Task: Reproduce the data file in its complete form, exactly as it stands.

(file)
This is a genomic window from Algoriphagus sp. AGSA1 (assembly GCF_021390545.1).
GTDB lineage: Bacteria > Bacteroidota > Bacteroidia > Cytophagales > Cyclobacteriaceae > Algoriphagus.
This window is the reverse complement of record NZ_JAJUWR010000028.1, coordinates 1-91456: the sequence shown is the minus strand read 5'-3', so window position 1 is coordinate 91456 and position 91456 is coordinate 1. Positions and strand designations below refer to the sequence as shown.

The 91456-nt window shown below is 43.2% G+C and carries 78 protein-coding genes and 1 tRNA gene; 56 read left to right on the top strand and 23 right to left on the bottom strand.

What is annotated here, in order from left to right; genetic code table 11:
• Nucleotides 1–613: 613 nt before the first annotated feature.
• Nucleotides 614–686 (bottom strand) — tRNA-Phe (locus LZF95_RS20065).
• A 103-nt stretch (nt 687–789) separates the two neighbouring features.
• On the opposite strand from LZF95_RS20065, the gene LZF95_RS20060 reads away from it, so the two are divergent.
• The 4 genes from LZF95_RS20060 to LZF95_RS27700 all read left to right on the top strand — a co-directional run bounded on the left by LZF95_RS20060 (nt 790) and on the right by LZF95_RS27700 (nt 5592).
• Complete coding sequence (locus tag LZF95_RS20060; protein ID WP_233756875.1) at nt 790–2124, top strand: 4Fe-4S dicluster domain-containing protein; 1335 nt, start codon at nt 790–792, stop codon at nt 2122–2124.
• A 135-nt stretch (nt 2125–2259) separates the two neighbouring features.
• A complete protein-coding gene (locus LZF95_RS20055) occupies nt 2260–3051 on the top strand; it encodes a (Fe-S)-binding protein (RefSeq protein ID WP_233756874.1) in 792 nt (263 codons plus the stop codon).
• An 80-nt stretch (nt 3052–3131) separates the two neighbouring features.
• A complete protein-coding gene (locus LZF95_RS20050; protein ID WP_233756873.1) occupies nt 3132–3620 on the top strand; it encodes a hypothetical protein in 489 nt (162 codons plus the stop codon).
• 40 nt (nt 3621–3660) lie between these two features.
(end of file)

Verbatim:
This is a genomic window from Algoriphagus sp. AGSA1 (assembly GCF_021390545.1).
GTDB lineage: Bacteria > Bacteroidota > Bacteroidia > Cytophagales > Cyclobacteriaceae > Algoriphagus.
This window is the reverse complement of record NZ_JAJUWR010000028.1, coordinates 1-91456: the sequence shown is the minus strand read 5'-3', so window position 1 is coordinate 91456 and position 91456 is coordinate 1. Positions and strand designations below refer to the sequence as shown.

The 91456-nt window shown below is 43.2% G+C and carries 78 protein-coding genes and 1 tRNA gene; 56 read left to right on the top strand and 23 right to left on the bottom strand.

What is annotated here, in order from left to right; genetic code table 11:
• Nucleotides 1–613: 613 nt before the first annotated feature.
• Nucleotides 614–686 (bottom strand) — tRNA-Phe (locus LZF95_RS20065).
• A 103-nt stretch (nt 687–789) separates the two neighbouring features.
• On the opposite strand from LZF95_RS20065, the gene LZF95_RS20060 reads away from it, so the two are divergent.
• The 4 genes from LZF95_RS20060 to LZF95_RS27700 all read left to right on the top strand — a co-directional run bounded on the left by LZF95_RS20060 (nt 790) and on the right by LZF95_RS27700 (nt 5592).
• Complete coding sequence (locus tag LZF95_RS20060; protein ID WP_233756875.1) at nt 790–2124, top strand: 4Fe-4S dicluster domain-containing protein; 1335 nt, start codon at nt 790–792, stop codon at nt 2122–2124.
• A 135-nt stretch (nt 2125–2259) separates the two neighbouring features.
• A complete protein-coding gene (locus LZF95_RS20055) occupies nt 2260–3051 on the top strand; it encodes a (Fe-S)-binding protein (RefSeq protein ID WP_233756874.1) in 792 nt (263 codons plus the stop codon).
• An 80-nt stretch (nt 3052–3131) separates the two neighbouring features.
• A complete protein-coding gene (locus LZF95_RS20050; protein ID WP_233756873.1) occupies nt 3132–3620 on the top strand; it encodes a hypothetical protein in 489 nt (162 codons plus the stop codon).
• 40 nt (nt 3621–3660) lie between these two features.